Metro / Politics

Michigan citizens and lawmakers pushing for anti-bullying law in Michigan

East Lansing resident Kevin Epling hopes that a new Michigan anti-bullying law goes further in the Michigan legislature than others in the past.

Senate Bill 137 is now out of Senate Judiciary Committee and will go to the Senate floor sometime this fall, said the bill sponsor Sen. Rick Jones, R-Grand Ledge.

“The difference between this bill and past bills is that it will include every child,” Jones said. “It doesn’t include specific groups, like others in the past that included specific language for overweight students or gay students. This bill doesn’t exclude people.”

Jones said the legislation will require all Michigan schools to have an anti-bullying policy.

The bill is also known as “Matt’s Safe School Law,” named after Matt Epling, Kevin Epling’s son.

“In 2002 our son Matthew was assaulted by upperclassmen as a ‘welcome to high school hazing.’ This affected Matt deeper than what we thought,” Epling said. “The night before we were to talk with police about formal charges, Matt took his own life. We decided to be vocal about what happened and have worked to make change and that begins with education and awareness of the issues.”

The first bills aiming to end bullying in Michigan schools were introduced in 1999, but none have been signed into law.

Epling said there have been so many different excuses over the years to prevent the law, and every time one excuse is corrected, another takes its place.

The only three states that don’t have anti-bullying laws are Michigan, Montana and South Dakota, Epling said.

“There has been much opposition to the bills from Republican leaders,” Epling said. “Even after the language was changed and removed,  Republican lawmakers still would not pass the law in 2009 and had another chance in 2011 to do the same. Why are our lawmakers going to wait until we lose more children to suicide, or worse, wait for a major school shooting, before they act on this issue?”

Because the language of the bill has changed, people such as Gary Glenn, president of the American Family Association of Michigan, expect it to be passed and signed into law.

“We did not think it was necessary or positive to segregate students in special classes,” Glenn said. “In states such as Iowa, anti-bullying laws with specific language that included gay students can set a precedent for homosexual marriage.”

Jones said while the bill isn’t perfect, it’s a good start and he has not seen too much opposition from anyone yet.

4 Comments

  1. Gary Glenn, AFA-Michigan says:

    My interview with Jordan was friendly and professional, and I doubt any error was intentional, but I certainly did not use these words to make my point:  “In states such as Iowa, anti-bullying laws with specific language that included gay students can set a precedent for homosexual marriage.”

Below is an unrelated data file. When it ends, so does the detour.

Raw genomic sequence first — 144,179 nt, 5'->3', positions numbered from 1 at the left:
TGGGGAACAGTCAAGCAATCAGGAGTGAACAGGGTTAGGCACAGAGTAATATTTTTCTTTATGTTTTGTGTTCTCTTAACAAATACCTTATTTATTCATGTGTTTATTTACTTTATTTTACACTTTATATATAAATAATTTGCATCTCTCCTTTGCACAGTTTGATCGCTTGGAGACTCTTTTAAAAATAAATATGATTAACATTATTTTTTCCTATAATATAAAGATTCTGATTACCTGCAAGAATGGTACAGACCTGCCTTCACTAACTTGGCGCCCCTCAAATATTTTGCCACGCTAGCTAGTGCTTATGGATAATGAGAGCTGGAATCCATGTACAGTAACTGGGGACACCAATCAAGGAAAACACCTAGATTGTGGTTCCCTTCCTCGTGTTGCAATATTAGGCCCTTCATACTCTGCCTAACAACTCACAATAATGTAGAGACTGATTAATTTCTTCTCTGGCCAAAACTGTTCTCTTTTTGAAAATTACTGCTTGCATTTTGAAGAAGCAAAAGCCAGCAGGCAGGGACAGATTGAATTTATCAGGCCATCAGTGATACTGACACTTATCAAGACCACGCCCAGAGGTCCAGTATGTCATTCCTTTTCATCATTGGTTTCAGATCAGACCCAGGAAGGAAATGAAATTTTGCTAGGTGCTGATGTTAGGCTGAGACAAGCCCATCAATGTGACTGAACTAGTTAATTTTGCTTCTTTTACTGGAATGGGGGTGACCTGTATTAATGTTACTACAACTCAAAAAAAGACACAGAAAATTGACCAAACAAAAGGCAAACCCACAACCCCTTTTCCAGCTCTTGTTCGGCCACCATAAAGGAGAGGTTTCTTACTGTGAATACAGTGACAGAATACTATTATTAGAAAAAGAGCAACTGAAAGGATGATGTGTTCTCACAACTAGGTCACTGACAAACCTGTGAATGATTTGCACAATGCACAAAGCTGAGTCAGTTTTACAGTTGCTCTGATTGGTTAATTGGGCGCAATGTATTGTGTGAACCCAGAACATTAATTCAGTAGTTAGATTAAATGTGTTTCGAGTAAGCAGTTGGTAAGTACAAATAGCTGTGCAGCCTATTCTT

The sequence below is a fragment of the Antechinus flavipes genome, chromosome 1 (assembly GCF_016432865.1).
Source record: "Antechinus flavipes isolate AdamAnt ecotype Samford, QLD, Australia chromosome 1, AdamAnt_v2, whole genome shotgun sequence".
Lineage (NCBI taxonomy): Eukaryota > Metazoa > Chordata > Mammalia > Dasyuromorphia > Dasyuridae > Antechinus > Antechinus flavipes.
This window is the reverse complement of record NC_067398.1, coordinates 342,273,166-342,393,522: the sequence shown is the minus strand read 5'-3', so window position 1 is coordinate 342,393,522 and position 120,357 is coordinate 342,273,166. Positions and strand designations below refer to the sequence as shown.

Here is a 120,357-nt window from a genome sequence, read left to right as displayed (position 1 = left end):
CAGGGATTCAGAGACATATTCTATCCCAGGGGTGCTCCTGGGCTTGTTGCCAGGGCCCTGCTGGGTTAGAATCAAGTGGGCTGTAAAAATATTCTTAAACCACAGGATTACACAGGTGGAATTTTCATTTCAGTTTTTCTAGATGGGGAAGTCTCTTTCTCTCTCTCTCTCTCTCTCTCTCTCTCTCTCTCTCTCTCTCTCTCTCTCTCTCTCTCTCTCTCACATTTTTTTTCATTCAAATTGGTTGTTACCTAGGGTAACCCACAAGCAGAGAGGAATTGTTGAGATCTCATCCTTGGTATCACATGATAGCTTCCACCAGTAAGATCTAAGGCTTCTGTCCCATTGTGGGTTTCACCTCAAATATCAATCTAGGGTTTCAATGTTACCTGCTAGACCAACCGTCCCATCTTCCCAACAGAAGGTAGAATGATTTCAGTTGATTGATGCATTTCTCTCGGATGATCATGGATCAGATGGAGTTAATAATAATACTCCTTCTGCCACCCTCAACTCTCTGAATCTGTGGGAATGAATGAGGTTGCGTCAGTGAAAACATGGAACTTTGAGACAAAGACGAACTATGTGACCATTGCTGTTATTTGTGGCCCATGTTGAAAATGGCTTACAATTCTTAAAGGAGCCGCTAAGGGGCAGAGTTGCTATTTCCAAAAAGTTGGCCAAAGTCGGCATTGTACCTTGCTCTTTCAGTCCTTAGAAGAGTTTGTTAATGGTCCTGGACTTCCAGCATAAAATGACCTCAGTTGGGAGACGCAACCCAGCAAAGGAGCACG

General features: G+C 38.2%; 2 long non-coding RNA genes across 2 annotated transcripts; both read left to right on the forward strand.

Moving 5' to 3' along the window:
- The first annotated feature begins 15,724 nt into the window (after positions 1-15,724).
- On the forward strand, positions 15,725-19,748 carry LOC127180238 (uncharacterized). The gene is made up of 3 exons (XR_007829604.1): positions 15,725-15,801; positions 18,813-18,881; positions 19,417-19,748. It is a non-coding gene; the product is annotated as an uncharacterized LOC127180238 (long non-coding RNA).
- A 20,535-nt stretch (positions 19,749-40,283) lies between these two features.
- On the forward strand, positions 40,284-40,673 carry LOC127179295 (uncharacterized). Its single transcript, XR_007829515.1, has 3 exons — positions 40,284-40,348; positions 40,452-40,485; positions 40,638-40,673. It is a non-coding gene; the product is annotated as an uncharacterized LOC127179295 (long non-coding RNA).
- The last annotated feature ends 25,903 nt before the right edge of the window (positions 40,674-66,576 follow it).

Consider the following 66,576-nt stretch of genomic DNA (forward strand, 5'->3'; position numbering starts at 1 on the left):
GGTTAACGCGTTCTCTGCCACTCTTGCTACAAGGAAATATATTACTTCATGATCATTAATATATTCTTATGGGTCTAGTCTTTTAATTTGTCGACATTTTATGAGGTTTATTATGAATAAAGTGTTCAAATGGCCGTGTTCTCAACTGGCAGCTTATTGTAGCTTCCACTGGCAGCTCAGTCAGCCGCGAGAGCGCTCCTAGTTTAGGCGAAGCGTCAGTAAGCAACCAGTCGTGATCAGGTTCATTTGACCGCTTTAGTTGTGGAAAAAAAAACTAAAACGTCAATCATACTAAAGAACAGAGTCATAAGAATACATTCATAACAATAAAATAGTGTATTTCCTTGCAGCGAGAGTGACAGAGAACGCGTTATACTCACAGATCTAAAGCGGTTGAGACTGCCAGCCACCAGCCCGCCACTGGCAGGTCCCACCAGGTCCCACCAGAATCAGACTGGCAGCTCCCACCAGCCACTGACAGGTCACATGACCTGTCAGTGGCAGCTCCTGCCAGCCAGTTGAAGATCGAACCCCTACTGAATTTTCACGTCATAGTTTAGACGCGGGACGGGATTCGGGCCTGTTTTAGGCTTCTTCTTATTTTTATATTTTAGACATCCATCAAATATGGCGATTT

Here’s the point I did make:

    The current legislation in Lansing – to which AFA-Michigan has no objection — includes and protects all students, including those who engage in homosexual behavior.  However, it does not segregate students into special “protected class” categories and then protect them on the basis of membership in a certain category (such as “sexual orientation,” i.e. homosexual behavior).  Instead, the current bill protects each individual students on the basis of the student’s individual worth as a human being.

    What the specific language in the Iowa anti-bullying bill did, and what previous bills in Michigan attempted to do, was establish special “protected class” status specifically on the basis of homosexual behavior. It was the legal precedent of that state having previously established special protection status expressly on the basis of such behavior that led the Iowa Supreme Court to cite the bullying law as justification for its decision declaring a “right” to so-called homosexual “marriage.”  In Michigan, voters overwhelmingly supported maintaining marriage as only between one man and one woman.

    AFA-Michigan opposed and successfully blocked bills in Lansing that attempted to use legitimate concern about bullying as a Trojan Horse for the same kind of legal precedent here re: homosexual behavior.  The all-inclusive bill about to be enacted now could have passed both houses years ago, but homosexual activists and their Democratic allies in the Legislature refused to support it.  Now that Democrats no longer control the state House, we expect the anti-bullying bill to be enacted into law.